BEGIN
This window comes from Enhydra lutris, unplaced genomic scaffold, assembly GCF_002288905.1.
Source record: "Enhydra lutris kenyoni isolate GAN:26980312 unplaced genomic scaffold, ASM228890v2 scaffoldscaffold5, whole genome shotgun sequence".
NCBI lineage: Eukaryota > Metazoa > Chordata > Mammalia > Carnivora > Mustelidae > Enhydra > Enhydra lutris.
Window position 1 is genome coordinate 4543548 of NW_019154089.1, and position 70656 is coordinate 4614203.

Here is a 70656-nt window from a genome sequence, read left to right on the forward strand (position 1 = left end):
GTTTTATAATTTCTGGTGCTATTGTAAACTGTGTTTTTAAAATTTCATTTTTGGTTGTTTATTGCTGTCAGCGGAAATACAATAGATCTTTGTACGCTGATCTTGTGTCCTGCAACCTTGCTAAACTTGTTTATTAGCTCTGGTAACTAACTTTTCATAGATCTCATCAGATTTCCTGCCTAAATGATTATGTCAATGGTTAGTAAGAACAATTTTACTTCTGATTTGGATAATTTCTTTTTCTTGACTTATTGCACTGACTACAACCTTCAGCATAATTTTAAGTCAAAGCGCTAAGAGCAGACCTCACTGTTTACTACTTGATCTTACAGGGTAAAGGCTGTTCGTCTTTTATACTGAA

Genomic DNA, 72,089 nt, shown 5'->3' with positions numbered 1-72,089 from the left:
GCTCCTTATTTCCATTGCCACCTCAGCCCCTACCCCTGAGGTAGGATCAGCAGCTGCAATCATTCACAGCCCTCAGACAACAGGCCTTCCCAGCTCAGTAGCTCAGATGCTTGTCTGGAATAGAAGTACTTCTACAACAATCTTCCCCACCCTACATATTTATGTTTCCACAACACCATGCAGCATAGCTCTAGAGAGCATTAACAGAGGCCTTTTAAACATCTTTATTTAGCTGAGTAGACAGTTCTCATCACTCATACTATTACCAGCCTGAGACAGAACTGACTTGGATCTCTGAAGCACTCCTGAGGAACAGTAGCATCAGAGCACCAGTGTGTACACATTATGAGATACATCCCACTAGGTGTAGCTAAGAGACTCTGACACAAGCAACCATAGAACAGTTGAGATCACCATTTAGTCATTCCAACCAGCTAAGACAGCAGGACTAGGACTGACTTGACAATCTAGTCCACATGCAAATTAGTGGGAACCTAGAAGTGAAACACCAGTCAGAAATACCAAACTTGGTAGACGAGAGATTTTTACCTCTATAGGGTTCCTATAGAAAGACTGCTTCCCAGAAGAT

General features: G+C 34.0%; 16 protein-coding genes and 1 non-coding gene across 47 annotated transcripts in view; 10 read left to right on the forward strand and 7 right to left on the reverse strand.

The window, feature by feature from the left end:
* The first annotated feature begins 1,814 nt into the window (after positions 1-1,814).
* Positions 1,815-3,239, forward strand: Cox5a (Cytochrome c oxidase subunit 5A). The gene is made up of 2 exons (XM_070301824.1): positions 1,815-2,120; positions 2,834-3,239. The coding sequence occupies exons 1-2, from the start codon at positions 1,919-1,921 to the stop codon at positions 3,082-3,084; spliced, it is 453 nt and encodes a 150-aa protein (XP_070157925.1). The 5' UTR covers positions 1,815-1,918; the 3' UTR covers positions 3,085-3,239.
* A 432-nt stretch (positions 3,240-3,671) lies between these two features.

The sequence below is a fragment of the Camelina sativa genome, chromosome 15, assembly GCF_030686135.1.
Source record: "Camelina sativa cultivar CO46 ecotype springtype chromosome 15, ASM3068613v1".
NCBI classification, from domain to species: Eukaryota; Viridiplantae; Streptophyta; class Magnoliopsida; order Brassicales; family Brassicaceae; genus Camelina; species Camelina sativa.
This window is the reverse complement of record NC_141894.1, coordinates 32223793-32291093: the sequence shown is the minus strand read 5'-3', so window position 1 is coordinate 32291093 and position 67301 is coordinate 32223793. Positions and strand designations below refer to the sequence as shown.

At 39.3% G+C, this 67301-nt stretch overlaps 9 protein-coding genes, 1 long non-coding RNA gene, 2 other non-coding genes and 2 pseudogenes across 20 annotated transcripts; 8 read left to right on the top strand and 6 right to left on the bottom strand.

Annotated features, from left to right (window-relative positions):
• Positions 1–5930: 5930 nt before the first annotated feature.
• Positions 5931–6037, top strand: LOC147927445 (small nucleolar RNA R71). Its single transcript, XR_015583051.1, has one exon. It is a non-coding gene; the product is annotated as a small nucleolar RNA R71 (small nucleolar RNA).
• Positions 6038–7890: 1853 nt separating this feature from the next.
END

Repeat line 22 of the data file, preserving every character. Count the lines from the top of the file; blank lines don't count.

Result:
• Positions 6038–7890: 1853 nt separating this feature from the next.